4.2. Involvement of Specific Subpopulations of the EWcp

4.2.1. Urocortin 1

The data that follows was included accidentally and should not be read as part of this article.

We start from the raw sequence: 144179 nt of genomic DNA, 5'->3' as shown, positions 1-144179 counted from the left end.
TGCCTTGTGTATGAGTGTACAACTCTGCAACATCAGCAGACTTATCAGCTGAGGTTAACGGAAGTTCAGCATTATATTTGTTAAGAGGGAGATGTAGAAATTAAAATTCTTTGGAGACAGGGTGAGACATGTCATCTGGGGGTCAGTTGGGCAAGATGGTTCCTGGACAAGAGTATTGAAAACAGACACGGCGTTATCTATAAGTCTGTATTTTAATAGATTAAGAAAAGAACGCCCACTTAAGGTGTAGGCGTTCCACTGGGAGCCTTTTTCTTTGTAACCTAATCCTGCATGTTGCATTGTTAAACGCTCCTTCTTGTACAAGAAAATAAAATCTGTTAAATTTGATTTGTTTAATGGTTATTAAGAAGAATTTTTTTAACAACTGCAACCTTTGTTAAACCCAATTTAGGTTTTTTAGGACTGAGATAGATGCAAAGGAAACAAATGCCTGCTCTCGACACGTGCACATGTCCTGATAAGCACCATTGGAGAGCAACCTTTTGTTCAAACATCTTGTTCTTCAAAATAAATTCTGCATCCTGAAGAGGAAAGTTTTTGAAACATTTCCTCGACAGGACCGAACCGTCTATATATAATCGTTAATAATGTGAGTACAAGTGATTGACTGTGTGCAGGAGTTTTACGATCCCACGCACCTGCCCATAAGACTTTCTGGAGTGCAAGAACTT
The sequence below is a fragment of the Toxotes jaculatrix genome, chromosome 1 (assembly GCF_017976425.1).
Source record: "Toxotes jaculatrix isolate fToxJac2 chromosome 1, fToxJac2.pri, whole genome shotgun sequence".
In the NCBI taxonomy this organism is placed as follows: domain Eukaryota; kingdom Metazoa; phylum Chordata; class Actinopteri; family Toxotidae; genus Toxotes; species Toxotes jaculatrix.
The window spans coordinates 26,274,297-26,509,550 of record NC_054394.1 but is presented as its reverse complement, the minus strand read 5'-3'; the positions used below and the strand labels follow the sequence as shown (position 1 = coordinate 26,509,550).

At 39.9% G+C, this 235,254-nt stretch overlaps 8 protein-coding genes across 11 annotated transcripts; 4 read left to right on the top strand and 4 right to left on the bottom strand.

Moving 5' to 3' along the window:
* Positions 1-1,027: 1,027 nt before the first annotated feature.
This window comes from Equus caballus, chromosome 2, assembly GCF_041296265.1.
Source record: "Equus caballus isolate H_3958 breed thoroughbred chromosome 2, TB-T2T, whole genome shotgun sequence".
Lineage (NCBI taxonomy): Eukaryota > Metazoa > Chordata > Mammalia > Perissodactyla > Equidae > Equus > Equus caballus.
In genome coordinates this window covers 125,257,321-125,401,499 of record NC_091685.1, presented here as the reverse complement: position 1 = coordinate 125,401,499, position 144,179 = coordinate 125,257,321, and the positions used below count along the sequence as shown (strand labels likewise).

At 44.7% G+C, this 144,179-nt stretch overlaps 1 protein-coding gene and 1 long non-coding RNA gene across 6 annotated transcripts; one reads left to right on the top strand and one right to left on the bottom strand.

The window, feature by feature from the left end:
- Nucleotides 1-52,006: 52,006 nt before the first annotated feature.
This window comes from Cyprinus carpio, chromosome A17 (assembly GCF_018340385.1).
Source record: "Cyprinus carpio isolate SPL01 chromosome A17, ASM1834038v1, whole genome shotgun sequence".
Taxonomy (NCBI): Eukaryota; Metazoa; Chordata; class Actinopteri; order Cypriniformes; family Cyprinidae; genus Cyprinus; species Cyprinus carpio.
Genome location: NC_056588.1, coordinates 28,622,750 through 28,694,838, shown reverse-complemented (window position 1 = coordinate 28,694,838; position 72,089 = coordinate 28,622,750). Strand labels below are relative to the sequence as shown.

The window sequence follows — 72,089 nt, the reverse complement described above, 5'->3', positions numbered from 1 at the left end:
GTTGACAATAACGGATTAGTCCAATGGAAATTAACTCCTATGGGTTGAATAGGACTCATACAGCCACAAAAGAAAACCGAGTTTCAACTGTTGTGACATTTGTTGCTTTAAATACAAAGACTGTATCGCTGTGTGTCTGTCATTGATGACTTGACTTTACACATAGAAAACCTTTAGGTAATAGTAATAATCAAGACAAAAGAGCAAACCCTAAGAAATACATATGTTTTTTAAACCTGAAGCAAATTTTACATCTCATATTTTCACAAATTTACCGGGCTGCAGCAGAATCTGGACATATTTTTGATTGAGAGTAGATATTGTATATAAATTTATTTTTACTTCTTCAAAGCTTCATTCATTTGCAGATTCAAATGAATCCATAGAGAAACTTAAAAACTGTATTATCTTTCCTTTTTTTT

Of the several neuropeptides that are expressed in the EWcp, Ucn1 has been studied most extensively regarding its role in the regulation of EtOH intake. Although Ucn1 is primarily expressed in the EWcp, it is also produced in the lateral superior olive, and in the supraoptic nucleus, although at much lower levels [6,41,42,43]. As a member of the corticotropin releasing factor (CRF) family of neuropeptides, Ucn1 binds to both CRF receptors (CRF1R, CRF2R) with greater affinity than CRF itself [42,44]. Some of the literature on the contribution of Ucn1 to the regulation of alcohol consumption has been reviewed previously [45,46,47]. Ucn1’s role in consummatory behaviors was first shown in studies in which systemic administration of the peptide had robust anorexic effects [48]. The role of EWcp Ucn1 neurons in the regulation of EtOH intake is supported by several different lines of work. First, various genetic studies have demonstrated that baseline Ucn1 expression levels are higher in rodent strains with high levels of EtOH intake and preference, compared to those that consume lower levels of EtOH [6]. Multiple studies demonstrated that when animals were selectively bred to drink high levels of EtOH, predisposition to high EtOH intake was accompanied by relatively higher basal levels of Ucn1 immunoreactivity in the EWcp [12,20,49]. Within mice, it is well known that the C57BL/6J strain drinks much more EtOH than DBA/2J mice, and these differences in EtOH intake have also been associated with significantly higher levels of Ucn1 mRNA, as well as a higher number of Ucn1-expressing neurons in the EWcp of C57BL/6J mice [50,51]. In light of these findings, and since Ucn1 is primarily expressed in the EWcp, several studies have utilized the Ucn1 KO line to assess how genetic deletion of Ucn1 alters EtOH intake and preference. Remarkably, Ucn1 KO mice drink lower levels of EtOH than their WT littermates only when they have long-term 24 h access to EtOH [28], and not during a binge-like paradigm [52]. Similarly, when mice were exposed to a 12-day procedure in which they had 24 h access to increasing concentrations of EtOH (10%, 20%, 40%), Ucn1-KO mice displayed significantly lower levels of intake and preference compared to WT mice. In contrast, when the concentration of EtOH was maintained at 10%, Ucn1 KO and WT mice displayed similar intake of alcohol, suggesting that Ucn1 is involved in the regulation of escalating intake of this addictive drug [28]. Additionally, Ucn1-KO mice do not develop EtOH-induced place preference, suggesting that Ucn1 is necessary for the formation of EtOH-cue associations [53]. Interestingly, mice lacking functional CRF2Rs also did not develop place preference [50], suggesting that Ucn1 binding with CRF2Rs facilitates the rewarding properties of EtOH. The interpretation of knockout studies can be complicated by potential developmental compensations. Therefore, it is important that in addition to genetic approaches, viral RNA interference has been used to alter Ucn1 expression in the EWcp of adult C57BL/6J mice. Using an shRNA mediated knockdown of Ucn1 expression in the EWcp, Giardino et al. demonstrated that decreased Ucn1 expression can blunt EtOH intake in an escalating long-term intermittent access paradigm, without affecting food or fluid intake [28]. The contribution of Ucn1 to the regulation of self-administration of other drugs of abuse has not been previously examined, but the contribution of CRF2R signaling to reinstatement of cocaine seeking suggests this possibility [54].